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Business-to-business, commonly known as B2B, is a term that describes the exchange of products, services, or information between businesses, as opposed to between businesses and consumers (B2C). It typically involves large-scale transactions as it forms a crucial part of the supply chain[1] for most industries. B2B transactions often require significant upfront investments, professional staff, and legal counsel. They also have their own unique negotiating power dynamics and are usually based on raw data. B2B can extend to include e-commerce for consumers, known as B2B2C. B2B operations face various challenges, so it’s essential for organizations to develop effective strategies and relationships. The emergence of e-procurement, where businesses make purchases via online platforms, has significantly transformed B2B operations.

Terms definitions
1. supply chain. The main entity in this text is the Supply Chain. It is an essential process in business that entails the movement and conversion of raw materials into final products that reach consumers. This process involves multiple stages, including sourcing materials from suppliers, manufacturing products, distributing them through various channels, and selling them to customers. Managing this process efficiently, known as Supply Chain Management, is critical for businesses to save costs, improve customer satisfaction, and respond swiftly to market changes. It is also becoming increasingly important to consider social responsibility and security regulations in supply chain management. The supply chain process is subject to different types and models, and its performance and resilience are key factors for success. Technology adoption, sustainability, e-commerce, and data analytics are emerging trends in supply chains, while global uncertainties, balance between efficiency and responsiveness, transparency, cybersecurity, and skills gap pose significant challenges.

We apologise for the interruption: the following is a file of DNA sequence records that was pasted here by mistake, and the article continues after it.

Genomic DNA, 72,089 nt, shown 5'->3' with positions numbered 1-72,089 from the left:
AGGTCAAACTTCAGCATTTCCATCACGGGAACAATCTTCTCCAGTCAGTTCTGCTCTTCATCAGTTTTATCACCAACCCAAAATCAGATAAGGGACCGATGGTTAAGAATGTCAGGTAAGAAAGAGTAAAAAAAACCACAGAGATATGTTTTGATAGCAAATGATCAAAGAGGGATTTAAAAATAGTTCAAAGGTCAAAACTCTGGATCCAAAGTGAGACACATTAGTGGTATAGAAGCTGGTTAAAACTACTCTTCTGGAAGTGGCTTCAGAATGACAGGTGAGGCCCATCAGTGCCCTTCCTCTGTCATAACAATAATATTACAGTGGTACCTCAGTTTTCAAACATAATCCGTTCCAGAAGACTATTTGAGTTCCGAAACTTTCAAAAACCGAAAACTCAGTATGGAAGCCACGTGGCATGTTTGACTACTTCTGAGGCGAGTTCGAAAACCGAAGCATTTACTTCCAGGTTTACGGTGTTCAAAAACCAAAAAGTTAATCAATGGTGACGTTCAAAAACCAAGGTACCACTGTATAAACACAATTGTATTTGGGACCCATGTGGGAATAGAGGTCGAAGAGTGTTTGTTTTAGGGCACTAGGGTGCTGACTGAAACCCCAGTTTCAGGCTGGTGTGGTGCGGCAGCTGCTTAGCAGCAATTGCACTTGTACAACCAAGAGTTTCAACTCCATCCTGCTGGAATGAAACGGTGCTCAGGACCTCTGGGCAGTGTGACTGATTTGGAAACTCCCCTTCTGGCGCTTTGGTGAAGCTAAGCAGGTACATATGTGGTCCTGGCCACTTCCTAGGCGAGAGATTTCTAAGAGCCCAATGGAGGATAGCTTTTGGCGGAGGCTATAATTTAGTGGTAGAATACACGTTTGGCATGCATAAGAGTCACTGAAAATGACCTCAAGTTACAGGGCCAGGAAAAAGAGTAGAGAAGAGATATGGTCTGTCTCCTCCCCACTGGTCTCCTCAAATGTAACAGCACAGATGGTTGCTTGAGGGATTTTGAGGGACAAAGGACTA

Business-to-business (B2B or, in some countries, BtoB) is a situation where one business makes a commercial transaction with another. This typically occurs when:

  • A business sources materials for its production process for output (e.g., a food manufacturer purchasing salt), i.e. providing raw material to the other company that will produce output.
  • A business needs the services of another for operational reasons (e.g., a food manufacturer employing an accountancy firm to audit their finances).
  • A business re-sells goods and services produced by others (e.g., a retailer buying the end product from the food manufacturer).
The "electronic components district" of Guangzhou, where numerous shops sell electronic components to other companies that would use them to manufacture consumer goods

Business-to-Business companies represent a significant part of the United States economy. This is especially true in firms with 500 employees and above, of which there were 19,464 in 2015, where it is estimated that as many as 72% are businesses that primarily serve other businesses. One possible argument of economics to explain the levels of Business-to-Business activity is that it allows for business segmentation.

B2B is often contrasted with business-to-consumer (B2C) trade.

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